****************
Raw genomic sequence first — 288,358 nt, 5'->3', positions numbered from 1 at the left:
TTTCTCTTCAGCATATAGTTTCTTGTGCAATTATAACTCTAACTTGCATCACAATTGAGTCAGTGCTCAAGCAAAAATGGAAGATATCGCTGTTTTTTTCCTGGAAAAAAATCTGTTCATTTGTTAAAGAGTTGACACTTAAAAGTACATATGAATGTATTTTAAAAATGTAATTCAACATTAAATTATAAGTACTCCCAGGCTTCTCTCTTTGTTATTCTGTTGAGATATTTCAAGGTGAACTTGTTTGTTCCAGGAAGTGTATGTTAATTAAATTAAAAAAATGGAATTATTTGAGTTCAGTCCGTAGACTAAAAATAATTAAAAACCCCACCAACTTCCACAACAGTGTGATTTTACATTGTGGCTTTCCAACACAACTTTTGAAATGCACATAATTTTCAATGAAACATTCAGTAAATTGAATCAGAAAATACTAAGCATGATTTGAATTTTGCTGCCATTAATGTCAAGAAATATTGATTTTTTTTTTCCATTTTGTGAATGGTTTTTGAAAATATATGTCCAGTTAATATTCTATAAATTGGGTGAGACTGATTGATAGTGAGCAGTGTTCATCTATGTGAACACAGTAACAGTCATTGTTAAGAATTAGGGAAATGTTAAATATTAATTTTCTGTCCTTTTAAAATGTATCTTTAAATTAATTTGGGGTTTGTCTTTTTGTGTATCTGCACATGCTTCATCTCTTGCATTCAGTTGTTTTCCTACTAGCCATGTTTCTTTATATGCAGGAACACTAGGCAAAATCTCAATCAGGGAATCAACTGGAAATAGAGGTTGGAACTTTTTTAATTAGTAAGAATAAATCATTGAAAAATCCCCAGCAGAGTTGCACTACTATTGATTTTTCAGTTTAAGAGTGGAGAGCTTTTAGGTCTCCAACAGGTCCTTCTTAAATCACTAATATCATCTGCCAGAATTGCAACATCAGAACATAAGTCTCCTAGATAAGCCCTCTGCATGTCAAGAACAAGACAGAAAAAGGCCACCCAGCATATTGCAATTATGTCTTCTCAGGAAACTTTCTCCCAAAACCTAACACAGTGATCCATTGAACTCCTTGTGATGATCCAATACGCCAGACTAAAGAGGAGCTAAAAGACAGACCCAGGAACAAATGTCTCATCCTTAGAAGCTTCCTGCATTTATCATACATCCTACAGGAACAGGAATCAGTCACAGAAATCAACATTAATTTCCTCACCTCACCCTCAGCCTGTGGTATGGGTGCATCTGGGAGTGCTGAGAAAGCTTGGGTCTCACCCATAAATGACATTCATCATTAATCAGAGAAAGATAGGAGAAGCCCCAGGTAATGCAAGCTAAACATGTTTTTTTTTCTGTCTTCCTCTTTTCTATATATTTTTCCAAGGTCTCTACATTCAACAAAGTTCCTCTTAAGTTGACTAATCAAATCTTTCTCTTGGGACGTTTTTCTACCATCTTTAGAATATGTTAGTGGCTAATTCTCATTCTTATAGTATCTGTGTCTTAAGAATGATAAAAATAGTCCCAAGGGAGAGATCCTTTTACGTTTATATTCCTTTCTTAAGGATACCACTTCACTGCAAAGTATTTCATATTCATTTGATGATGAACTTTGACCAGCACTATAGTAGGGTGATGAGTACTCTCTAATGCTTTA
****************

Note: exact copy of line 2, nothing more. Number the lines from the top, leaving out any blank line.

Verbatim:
TTTCTCTTCAGCATATAGTTTCTTGTGCAATTATAACTCTAACTTGCATCACAATTGAGTCAGTGCTCAAGCAAAAATGGAAGATATCGCTGTTTTTTTCCTGGAAAAAAATCTGTTCATTTGTTAAAGAGTTGACACTTAAAAGTACATATGAATGTATTTTAAAAATGTAATTCAACATTAAATTATAAGTACTCCCAGGCTTCTCTCTTTGTTATTCTGTTGAGATATTTCAAGGTGAACTTGTTTGTTCCAGGAAGTGTATGTTAATTAAATTAAAAAAATGGAATTATTTGAGTTCAGTCCGTAGACTAAAAATAATTAAAAACCCCACCAACTTCCACAACAGTGTGATTTTACATTGTGGCTTTCCAACACAACTTTTGAAATGCACATAATTTTCAATGAAACATTCAGTAAATTGAATCAGAAAATACTAAGCATGATTTGAATTTTGCTGCCATTAATGTCAAGAAATATTGATTTTTTTTTTCCATTTTGTGAATGGTTTTTGAAAATATATGTCCAGTTAATATTCTATAAATTGGGTGAGACTGATTGATAGTGAGCAGTGTTCATCTATGTGAACACAGTAACAGTCATTGTTAAGAATTAGGGAAATGTTAAATATTAATTTTCTGTCCTTTTAAAATGTATCTTTAAATTAATTTGGGGTTTGTCTTTTTGTGTATCTGCACATGCTTCATCTCTTGCATTCAGTTGTTTTCCTACTAGCCATGTTTCTTTATATGCAGGAACACTAGGCAAAATCTCAATCAGGGAATCAACTGGAAATAGAGGTTGGAACTTTTTTAATTAGTAAGAATAAATCATTGAAAAATCCCCAGCAGAGTTGCACTACTATTGATTTTTCAGTTTAAGAGTGGAGAGCTTTTAGGTCTCCAACAGGTCCTTCTTAAATCACTAATATCATCTGCCAGAATTGCAACATCAGAACATAAGTCTCCTAGATAAGCCCTCTGCATGTCAAGAACAAGACAGAAAAAGGCCACCCAGCATATTGCAATTATGTCTTCTCAGGAAACTTTCTCCCAAAACCTAACACAGTGATCCATTGAACTCCTTGTGATGATCCAATACGCCAGACTAAAGAGGAGCTAAAAGACAGACCCAGGAACAAATGTCTCATCCTTAGAAGCTTCCTGCATTTATCATACATCCTACAGGAACAGGAATCAGTCACAGAAATCAACATTAATTTCCTCACCTCACCCTCAGCCTGTGGTATGGGTGCATCTGGGAGTGCTGAGAAAGCTTGGGTCTCACCCATAAATGACATTCATCATTAATCAGAGAAAGATAGGAGAAGCCCCAGGTAATGCAAGCTAAACATGTTTTTTTTTCTGTCTTCCTCTTTTCTATATATTTTTCCAAGGTCTCTACATTCAACAAAGTTCCTCTTAAGTTGACTAATCAAATCTTTCTCTTGGGACGTTTTTCTACCATCTTTAGAATATGTTAGTGGCTAATTCTCATTCTTATAGTATCTGTGTCTTAAGAATGATAAAAATAGTCCCAAGGGAGAGATCCTTTTACGTTTATATTCCTTTCTTAAGGATACCACTTCACTGCAAAGTATTTCATATTCATTTGATGATGAACTTTGACCAGCACTATAGTAGGGTGATGAGTACTCTCTAATGCTTTA